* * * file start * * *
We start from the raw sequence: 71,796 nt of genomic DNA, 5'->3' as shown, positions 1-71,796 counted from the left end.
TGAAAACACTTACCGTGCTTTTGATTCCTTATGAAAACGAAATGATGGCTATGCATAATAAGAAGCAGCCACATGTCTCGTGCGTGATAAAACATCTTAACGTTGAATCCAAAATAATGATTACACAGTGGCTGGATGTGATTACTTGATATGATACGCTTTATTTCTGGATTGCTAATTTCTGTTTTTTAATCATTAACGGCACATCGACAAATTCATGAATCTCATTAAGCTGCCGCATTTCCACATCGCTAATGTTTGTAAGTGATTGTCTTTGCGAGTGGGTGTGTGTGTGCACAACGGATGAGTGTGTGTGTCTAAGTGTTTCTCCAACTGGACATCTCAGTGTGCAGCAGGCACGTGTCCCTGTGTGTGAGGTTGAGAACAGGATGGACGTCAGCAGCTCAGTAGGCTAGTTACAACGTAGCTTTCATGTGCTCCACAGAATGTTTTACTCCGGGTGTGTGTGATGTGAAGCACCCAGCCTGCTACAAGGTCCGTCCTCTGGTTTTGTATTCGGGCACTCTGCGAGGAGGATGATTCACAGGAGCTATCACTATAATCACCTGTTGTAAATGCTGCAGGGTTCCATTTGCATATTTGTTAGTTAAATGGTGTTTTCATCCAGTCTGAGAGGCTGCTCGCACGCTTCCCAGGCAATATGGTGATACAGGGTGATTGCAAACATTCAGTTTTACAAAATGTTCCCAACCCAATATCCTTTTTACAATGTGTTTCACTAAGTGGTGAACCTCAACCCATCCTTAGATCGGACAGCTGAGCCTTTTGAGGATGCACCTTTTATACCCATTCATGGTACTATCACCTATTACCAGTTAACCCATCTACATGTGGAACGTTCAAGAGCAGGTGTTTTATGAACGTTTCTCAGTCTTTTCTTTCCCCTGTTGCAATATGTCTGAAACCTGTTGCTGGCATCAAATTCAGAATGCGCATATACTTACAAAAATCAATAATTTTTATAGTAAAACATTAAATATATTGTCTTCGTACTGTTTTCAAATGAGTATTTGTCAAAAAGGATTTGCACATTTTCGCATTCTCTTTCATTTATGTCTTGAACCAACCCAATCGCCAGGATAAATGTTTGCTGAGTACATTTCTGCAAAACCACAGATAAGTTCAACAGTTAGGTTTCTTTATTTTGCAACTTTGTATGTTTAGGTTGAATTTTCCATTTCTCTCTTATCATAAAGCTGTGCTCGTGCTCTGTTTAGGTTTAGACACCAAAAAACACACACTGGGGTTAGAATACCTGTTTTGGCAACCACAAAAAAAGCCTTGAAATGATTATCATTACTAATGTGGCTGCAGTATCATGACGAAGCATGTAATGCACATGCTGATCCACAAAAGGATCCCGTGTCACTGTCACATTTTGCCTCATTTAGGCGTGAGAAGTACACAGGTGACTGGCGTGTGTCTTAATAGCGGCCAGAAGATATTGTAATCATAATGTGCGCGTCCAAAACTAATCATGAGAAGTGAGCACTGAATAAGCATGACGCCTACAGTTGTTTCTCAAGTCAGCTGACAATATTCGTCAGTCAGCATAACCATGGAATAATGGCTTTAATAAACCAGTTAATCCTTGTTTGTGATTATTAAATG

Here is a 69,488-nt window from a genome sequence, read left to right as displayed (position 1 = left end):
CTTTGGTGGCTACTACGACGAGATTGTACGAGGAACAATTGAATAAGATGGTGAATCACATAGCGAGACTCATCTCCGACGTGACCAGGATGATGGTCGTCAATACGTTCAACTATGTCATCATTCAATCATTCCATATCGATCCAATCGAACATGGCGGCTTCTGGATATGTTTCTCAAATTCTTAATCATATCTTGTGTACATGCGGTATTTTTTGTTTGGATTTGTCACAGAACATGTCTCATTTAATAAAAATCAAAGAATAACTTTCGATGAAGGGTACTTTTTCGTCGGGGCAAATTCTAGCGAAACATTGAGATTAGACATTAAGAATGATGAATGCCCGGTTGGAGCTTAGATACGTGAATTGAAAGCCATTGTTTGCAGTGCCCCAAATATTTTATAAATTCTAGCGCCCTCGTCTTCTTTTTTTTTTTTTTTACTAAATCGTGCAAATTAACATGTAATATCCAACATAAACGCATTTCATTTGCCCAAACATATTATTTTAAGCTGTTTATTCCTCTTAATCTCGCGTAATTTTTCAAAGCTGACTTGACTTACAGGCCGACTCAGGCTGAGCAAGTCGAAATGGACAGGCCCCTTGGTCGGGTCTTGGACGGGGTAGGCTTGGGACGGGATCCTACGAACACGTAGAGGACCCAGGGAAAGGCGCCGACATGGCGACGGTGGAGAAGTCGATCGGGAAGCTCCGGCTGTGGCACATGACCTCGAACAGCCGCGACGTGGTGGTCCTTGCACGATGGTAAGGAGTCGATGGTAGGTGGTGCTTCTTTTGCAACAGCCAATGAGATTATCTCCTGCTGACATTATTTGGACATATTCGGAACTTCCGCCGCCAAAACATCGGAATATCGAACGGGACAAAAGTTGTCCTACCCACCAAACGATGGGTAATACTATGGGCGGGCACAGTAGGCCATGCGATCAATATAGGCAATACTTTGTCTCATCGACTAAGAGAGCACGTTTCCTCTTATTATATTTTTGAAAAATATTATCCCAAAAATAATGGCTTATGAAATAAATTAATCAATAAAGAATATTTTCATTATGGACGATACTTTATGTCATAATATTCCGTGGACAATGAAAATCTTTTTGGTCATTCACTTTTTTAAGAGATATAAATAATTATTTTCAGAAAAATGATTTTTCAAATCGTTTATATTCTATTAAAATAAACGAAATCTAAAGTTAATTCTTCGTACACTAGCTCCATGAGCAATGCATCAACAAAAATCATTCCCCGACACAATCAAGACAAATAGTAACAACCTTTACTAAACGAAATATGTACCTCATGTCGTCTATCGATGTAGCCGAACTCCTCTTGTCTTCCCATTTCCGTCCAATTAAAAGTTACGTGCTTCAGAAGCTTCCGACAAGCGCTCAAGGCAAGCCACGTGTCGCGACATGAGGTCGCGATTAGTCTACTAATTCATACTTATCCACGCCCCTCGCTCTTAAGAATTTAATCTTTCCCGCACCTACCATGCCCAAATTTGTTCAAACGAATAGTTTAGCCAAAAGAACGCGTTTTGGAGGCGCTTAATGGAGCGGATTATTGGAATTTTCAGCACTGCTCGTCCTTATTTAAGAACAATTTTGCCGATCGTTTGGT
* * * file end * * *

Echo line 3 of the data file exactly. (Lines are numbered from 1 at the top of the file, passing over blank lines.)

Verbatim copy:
Here is a 69,488-nt window from a genome sequence, read left to right as displayed (position 1 = left end):